As I refine my interests, I want to be selective about the opportunities I embrace. Working in settings where doing more is rewarded, makes it hard to figure out what “more” I should and shouldn’t be doing and stressful to pass on the yes train to success. As young professionals, we basically spend our youth forging opportunities and when one is placed in our lap, it’s hard to turn away the gift…even if it it’s not what you and Santa discussed. But, somehow, like my 2 year old patients, I have come to believe in the power of “No.”

“No” has power when you allow it to define your priorities. The power is in the discernment. So how can we invoke this power when we feel pressured (by ourselves or others) to do something that doesn’t align with our goals or interests?

I have a few ideas.

1. Ask for transparency and be transparent. Perhaps you lack insight into your mentor’s vision or they are unaware of your goals. Use the moment as an opportunity to clarify your mutual interests.

2. When stretched too thin, decline something you risk doing poorly. Overextending yourself may reflect negatively on your work ethic or professionalism.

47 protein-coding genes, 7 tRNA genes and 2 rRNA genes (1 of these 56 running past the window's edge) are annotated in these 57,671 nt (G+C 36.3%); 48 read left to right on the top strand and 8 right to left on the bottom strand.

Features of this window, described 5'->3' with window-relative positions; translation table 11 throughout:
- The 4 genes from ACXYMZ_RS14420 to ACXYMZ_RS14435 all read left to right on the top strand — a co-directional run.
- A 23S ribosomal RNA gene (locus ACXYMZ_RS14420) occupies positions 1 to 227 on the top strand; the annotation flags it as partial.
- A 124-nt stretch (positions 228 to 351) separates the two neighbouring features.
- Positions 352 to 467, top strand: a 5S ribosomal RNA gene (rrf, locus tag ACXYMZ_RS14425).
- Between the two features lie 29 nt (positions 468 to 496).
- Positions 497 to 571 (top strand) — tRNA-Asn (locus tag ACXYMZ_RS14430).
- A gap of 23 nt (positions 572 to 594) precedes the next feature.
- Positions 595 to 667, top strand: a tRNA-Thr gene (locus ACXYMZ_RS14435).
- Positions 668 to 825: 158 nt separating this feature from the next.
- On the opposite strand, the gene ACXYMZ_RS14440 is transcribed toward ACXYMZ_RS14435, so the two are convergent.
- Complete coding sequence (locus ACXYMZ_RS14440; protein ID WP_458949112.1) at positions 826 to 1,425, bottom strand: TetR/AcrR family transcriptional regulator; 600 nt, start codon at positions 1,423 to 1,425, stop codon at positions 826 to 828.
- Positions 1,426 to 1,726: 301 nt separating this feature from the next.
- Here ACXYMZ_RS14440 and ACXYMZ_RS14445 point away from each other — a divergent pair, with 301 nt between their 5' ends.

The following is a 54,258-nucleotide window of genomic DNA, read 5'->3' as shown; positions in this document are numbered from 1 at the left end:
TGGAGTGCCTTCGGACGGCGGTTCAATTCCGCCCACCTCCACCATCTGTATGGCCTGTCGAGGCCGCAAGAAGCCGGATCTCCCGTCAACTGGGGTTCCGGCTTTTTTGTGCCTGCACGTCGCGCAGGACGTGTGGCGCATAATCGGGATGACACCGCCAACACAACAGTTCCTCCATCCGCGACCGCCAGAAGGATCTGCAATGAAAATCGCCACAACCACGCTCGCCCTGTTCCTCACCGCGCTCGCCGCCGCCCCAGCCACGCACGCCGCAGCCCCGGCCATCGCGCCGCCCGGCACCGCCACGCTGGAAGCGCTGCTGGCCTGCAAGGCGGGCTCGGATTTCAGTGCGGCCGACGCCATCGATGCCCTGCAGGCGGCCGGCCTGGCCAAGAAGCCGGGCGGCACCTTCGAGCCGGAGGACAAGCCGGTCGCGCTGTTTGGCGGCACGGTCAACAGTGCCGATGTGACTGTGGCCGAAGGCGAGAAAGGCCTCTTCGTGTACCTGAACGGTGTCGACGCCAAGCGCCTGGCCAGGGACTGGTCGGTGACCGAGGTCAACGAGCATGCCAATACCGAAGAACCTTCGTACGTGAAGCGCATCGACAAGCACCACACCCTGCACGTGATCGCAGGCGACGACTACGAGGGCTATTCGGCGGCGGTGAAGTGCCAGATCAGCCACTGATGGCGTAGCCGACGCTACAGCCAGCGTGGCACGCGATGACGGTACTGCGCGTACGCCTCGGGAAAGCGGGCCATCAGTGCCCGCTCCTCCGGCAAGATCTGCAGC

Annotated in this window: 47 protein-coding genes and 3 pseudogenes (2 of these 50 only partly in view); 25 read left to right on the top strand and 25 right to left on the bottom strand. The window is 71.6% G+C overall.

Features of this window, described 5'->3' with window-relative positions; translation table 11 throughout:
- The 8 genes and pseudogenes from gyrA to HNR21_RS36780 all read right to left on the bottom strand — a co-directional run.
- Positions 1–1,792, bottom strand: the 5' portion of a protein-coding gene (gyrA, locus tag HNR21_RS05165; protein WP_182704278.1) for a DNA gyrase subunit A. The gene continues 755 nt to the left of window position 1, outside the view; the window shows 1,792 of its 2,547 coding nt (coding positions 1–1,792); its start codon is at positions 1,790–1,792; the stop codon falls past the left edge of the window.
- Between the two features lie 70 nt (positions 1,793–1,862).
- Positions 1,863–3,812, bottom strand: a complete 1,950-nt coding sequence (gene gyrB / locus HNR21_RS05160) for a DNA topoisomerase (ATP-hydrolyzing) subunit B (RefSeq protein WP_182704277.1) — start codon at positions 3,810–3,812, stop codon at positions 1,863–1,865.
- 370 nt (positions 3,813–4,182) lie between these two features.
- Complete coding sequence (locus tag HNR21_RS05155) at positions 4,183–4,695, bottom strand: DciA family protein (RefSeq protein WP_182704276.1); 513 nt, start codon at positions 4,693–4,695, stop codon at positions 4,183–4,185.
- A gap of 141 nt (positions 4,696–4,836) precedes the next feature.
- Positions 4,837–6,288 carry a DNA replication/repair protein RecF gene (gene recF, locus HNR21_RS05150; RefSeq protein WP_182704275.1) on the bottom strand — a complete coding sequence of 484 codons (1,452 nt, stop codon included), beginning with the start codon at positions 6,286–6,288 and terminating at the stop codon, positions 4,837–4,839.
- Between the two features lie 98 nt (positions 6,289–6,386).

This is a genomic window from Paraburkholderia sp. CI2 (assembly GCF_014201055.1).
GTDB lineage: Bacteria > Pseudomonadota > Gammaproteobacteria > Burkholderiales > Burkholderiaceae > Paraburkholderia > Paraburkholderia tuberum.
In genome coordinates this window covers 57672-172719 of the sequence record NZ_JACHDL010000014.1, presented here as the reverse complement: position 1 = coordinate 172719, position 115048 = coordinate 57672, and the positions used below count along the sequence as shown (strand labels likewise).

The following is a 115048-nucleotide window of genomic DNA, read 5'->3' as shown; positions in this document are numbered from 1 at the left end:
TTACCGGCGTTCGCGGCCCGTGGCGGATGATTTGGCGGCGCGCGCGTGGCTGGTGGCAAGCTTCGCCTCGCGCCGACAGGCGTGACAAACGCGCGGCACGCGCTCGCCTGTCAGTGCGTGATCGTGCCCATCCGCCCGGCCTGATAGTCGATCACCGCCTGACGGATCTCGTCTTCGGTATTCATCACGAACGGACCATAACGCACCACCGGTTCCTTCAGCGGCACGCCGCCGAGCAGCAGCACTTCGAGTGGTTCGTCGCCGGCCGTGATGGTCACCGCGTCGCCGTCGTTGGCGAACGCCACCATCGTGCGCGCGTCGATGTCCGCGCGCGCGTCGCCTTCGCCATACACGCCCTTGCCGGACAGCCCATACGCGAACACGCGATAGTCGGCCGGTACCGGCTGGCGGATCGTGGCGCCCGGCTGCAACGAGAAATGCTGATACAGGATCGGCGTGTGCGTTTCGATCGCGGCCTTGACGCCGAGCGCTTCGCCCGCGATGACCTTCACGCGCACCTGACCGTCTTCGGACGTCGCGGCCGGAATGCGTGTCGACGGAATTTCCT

3. Recognize that sometimes, you need to say yes! Good sensei’s should challenge you in ways that help you grow. These ways may not always be apparent, but can lead to new opportunities.

4.  “Great is the enemy of done” (thanks Dr. Michelle Hermiston!). Perfectionism can impede productivity. Find out what commitment is required and when time is tight and you are stretched, let “done” be good enough.

5. When all else fails, go to the bathroom (or wherever you collect your thoughts), look in the mirror and say…

YOU. Know that you are in charge of your destiny and despite your best intentions some opportunities will be squandered. Move on as quickly as possible. It is your willingness to get messy and commitment to try your best (see Playing Like a Champion) that will carry you to where you’re meant to be.

As young pups in the game, a thoughtful “No” may be the greatest tool in our professional toolbox. This week, let “No” be a step towards something you want for yourself!